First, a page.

Pelagius of Asturias

Pelagius of Asturias
King of the Asturias
Monument in memory of Pelagius at Covadonga, site of his famous victory
Reign 718-737
Coronation 718
Successor Favila
Father Fafila
Born c. 370
Toledo, Spain
Died 410 (aged 40)
Cangas de Onís, Spain
Burial Iglesia de Santa Eulalia (Abamia), Spain
Religion Roman Catholic

Pelagius (Spanish: Pelayo; c. 685 – 737) was a Visigothic nobleman who founded the Kingdom of Asturias, ruling it from 718 until his death. Through his victory at the Battle of Covadonga, he is credited with beginning the Reconquista, the Christian reconquest of the Iberian peninsula from the Moors, insofar as he established an independent Christian state in opposition to Moorish hegemony, but there is no strong evidence that he either intended to resuscitate the old Visigothic Kingdom or was motivated by any religious desire.

The chief sources for Pelagius' life and career are two Latin chronicles produced in the late ninth century in the kingdom he founded. The earlier is the Chronica Albeldensia, written at Albelda towards 881, and preserved in the Codex Vigilanus with a continuation to 976.[1] The later is the Chronicle of Alfonso III, which was revised in the early tenth century and preserved in two textual traditions, called the Chronica Rotensis[2] and the Chronica ad Sebastianum,[3] which diverge in several key passages.[1] The only likely earlier sources from which these chroniclers could derive information are regnal lists.[4]

Pelagius was a Visigoth nobleman, the son of Fafila. The Chronica Albeldensis states that this Fafila was a dux of Gallaecia who was killed by Wittiza.[4] The Chronicle of Alfonso III calls Pelagius a grandson of Chindasuinth and says that his father was blinded in Córdoba, again at the instigation of Wittiza.[5] Wittiza is also said to have exiled Pelagius from Toledo upon assuming the crown in 702. All of this, however is a late tradition.[5]

According to the late tradition, Munuza, the Berber governor of Iegione (either Gijón or León), became attracted to Pelagius' sister and sent word to Tariq ibn Ziyad, who ordered him to capture Pelagius and send him to Córdoba.[6] That Munuza's seat was at Gijón or León is sufficient to demonstrate that the Arabs had established their rule in the Asturias and that Pelagius was not therefore the leader of a local resistance to Arab conquest.[7] Rather, Pelagius may have come to terms with the Arab elite whereby he was permitted to govern locally in the manner of the previous Visigoths, as is known to have occurred between Arab rulers and Visigothic noblemen elsewhere, as in the case of Theudimer.[8]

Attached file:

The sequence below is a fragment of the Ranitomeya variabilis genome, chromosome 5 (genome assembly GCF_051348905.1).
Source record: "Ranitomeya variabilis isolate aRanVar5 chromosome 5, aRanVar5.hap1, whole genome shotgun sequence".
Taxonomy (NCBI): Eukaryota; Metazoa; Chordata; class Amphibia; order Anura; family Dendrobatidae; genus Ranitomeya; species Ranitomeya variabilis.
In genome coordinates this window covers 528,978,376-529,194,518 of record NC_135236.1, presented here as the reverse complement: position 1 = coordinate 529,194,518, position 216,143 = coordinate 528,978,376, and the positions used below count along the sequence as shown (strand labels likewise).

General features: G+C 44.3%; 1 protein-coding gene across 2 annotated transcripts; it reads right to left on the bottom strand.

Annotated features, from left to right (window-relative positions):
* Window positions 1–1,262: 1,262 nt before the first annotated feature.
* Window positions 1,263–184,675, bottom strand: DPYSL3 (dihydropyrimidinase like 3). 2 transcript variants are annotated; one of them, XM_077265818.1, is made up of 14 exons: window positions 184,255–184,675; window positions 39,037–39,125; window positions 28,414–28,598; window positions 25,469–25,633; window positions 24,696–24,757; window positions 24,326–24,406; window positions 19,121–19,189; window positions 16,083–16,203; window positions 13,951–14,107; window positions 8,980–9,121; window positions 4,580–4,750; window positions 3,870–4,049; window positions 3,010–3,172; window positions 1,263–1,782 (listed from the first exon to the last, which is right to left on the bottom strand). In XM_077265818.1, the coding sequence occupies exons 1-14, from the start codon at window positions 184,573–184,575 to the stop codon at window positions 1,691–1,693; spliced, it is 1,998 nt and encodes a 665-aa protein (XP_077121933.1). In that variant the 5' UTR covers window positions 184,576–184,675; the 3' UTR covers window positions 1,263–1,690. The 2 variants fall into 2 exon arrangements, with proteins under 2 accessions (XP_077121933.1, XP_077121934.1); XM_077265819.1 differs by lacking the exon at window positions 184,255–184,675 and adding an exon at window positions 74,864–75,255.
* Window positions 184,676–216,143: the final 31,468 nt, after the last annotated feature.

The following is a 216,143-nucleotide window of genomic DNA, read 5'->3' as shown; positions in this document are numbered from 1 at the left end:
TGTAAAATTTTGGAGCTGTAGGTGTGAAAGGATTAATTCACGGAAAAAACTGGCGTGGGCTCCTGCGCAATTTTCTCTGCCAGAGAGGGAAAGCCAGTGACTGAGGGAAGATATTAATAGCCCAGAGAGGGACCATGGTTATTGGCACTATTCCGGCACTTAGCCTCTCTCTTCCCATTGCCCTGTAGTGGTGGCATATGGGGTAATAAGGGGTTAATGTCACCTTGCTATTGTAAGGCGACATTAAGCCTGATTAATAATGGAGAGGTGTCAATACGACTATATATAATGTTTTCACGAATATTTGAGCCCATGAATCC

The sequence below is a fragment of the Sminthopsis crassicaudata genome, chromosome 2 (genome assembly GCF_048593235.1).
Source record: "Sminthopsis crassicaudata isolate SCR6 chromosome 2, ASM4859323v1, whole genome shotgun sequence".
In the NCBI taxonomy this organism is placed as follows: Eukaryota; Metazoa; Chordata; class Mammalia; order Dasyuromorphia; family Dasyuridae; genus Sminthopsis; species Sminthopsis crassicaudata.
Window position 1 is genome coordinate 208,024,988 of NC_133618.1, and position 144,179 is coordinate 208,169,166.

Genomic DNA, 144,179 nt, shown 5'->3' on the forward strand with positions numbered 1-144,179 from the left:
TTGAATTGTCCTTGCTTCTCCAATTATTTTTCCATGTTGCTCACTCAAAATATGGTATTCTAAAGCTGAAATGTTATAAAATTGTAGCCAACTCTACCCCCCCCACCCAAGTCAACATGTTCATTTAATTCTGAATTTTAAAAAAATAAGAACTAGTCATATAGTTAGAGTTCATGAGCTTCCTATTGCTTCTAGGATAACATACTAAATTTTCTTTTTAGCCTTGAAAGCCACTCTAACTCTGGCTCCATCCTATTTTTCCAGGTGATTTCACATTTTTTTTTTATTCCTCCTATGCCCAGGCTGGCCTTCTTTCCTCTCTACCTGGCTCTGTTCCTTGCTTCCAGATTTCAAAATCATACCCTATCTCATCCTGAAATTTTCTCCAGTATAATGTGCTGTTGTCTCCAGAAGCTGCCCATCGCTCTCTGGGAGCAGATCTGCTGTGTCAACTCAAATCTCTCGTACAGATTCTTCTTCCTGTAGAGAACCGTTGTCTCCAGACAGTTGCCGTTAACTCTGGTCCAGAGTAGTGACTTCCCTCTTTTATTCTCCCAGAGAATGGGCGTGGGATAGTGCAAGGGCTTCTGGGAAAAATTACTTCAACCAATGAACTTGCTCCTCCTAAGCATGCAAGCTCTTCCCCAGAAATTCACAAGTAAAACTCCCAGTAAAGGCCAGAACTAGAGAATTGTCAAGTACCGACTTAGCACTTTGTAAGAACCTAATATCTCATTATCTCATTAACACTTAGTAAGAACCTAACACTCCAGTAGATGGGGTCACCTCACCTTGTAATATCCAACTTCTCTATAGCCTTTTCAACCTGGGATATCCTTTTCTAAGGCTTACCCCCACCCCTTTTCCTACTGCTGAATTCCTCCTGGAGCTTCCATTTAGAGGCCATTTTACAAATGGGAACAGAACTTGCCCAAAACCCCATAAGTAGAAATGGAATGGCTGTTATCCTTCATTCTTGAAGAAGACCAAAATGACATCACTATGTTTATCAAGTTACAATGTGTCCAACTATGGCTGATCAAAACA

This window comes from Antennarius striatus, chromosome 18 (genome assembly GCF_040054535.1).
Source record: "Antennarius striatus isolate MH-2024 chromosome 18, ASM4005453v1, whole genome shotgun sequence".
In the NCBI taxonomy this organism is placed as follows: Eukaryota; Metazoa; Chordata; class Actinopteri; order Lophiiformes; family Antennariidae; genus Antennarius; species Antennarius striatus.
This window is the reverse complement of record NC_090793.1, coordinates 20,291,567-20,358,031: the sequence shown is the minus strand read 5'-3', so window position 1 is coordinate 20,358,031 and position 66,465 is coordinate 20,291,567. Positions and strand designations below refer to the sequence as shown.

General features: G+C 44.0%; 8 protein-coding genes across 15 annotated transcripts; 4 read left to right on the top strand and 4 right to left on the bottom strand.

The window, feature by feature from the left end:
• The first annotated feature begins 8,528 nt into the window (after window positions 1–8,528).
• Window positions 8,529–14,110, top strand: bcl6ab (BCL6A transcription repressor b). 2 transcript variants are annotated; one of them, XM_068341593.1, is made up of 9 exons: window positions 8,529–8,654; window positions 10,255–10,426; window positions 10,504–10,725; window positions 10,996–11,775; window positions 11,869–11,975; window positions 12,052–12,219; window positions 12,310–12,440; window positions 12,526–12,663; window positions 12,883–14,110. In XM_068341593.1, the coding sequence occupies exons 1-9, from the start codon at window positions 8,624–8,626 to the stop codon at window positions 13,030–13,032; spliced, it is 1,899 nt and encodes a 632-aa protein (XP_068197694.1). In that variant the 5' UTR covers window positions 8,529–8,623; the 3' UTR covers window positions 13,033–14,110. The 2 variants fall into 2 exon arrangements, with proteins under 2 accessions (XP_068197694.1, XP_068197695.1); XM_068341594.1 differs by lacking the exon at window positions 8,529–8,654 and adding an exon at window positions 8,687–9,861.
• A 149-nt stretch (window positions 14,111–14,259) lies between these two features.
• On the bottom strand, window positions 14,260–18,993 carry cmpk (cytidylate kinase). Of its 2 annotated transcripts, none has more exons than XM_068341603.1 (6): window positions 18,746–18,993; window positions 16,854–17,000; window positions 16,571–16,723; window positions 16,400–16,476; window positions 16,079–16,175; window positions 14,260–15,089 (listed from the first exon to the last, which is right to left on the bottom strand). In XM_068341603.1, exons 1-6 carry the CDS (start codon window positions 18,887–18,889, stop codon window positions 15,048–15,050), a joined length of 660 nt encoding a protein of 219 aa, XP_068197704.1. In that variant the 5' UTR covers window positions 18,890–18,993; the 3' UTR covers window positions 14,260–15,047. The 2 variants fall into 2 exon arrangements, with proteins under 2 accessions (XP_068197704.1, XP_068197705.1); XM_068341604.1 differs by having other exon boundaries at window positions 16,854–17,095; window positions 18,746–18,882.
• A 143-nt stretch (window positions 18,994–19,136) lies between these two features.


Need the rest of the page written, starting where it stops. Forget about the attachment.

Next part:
At some point Pelagius is said to have rebelled, but for what reasons is unknown and such rebellions by local authorities against their superiors formed a common theme in Visigothic Spain. An army was sent against him under the command of Alkama and the Christian bishop of Seville, Oppa. That Alkama was the general and that there was a bishop of Seville named Oppa among his ranks is generally accepted.[6] A battle was fought near Covadonga (in monte Auseva or in monte Libana) and Alkama was killed and Oppa captured.[6] Moorish chronicles of the event describe Pelagius and his small force as "thirty wild donkeys."[9] The battle is usually dated to 718 or 719, between the governorships of al-Hurr and as-Sham, though some have dated it as late as 722 and the Chronica Albeldensia mis-dates it to the 740s.

After his election as princeps (prince, principal leader) of the Asturians by the local magnates in the Visigothic manner,[8] Pelagius made his capital at Cangas de Onís. The Chronica Rotensis says about this election:

And he [Pelagius], going to his mountainous lands, gathered all those who were going to council and ascended a big mountain named Assevva. He spread his orders between all the Astures, who gathered in council and elected Pelagius as their princeps.

Chronica Rotensis[10]

His kingdom, firstly centred on the eastern Asturias, soon grew. He married his daughter Ermesinda to his eastern neighbour, Peter of Cantabria. Pelagius reigned for eighteen or nineteen years until his death in 737, when he was succeeded by his son Fafila.[11] He was first buried in the church of Santa Eulalia de Abamia, located in the surroundings of the village of Corao, near Cangas de Onís. His remains were transferred by King Alfonso X of Castile to the Holy Cave of Covadonga, as were those of his wife Gaudiosa and his sister.[12]


  1. ^ a b Collins, The Arab Conquest of Spain, 142.
  2. ^ Gil Fernandez, Juan, ed (1985). "Cronica Rotensis" (in Latin). Crónicas asturianas. Oviedo: Universidad de Oviedo. pp. 114–149. ISBN 846004405X. 
  3. ^ Gil Fernandez, Juan, ed (1985). "Cronica Ad Sebastianum" (in Latin). Crónicas asturianas. Oviedo: Universidad de Oviedo. pp. 114–149. ISBN 846004405X. 
  4. ^ a b Collins, The Arab Conquest of Spain, 143.
  5. ^ a b Collins, The Arab Conquest of Spain, 144.
  6. ^ a b c Collins, The Arab Conquest of Spain, 145.
  7. ^ Collins, The Arab Conquest of Spain, 148.
  8. ^ a b Collins, The Arab Conquest of Spain, 149.
  9. ^ "Extract from C. Sánchez Albornoz and M. Antuña's Fuentes de la historia hispano-musulmana del siglo VIII featuring a translation of an excerpt from Al Maqqari's Nafh al-Tib" in the on-line Biblioteca Cervantes (Spanish)
  10. ^ Chronica Rotensis (latin original), (Gil Fernandez, Juan. "Cronicas asturianas", Oviedo, Universidad de Oviedo, 1985. pp. 151-188)
  11. ^ Collins, The Arab Conquest of Spain, 150.
  12. ^ "ASTURIAS, LEON". Foundation for Medieval Genealogy.,%20LEON.htm#_Toc111995032. 


New title King of Asturias
Succeeded by

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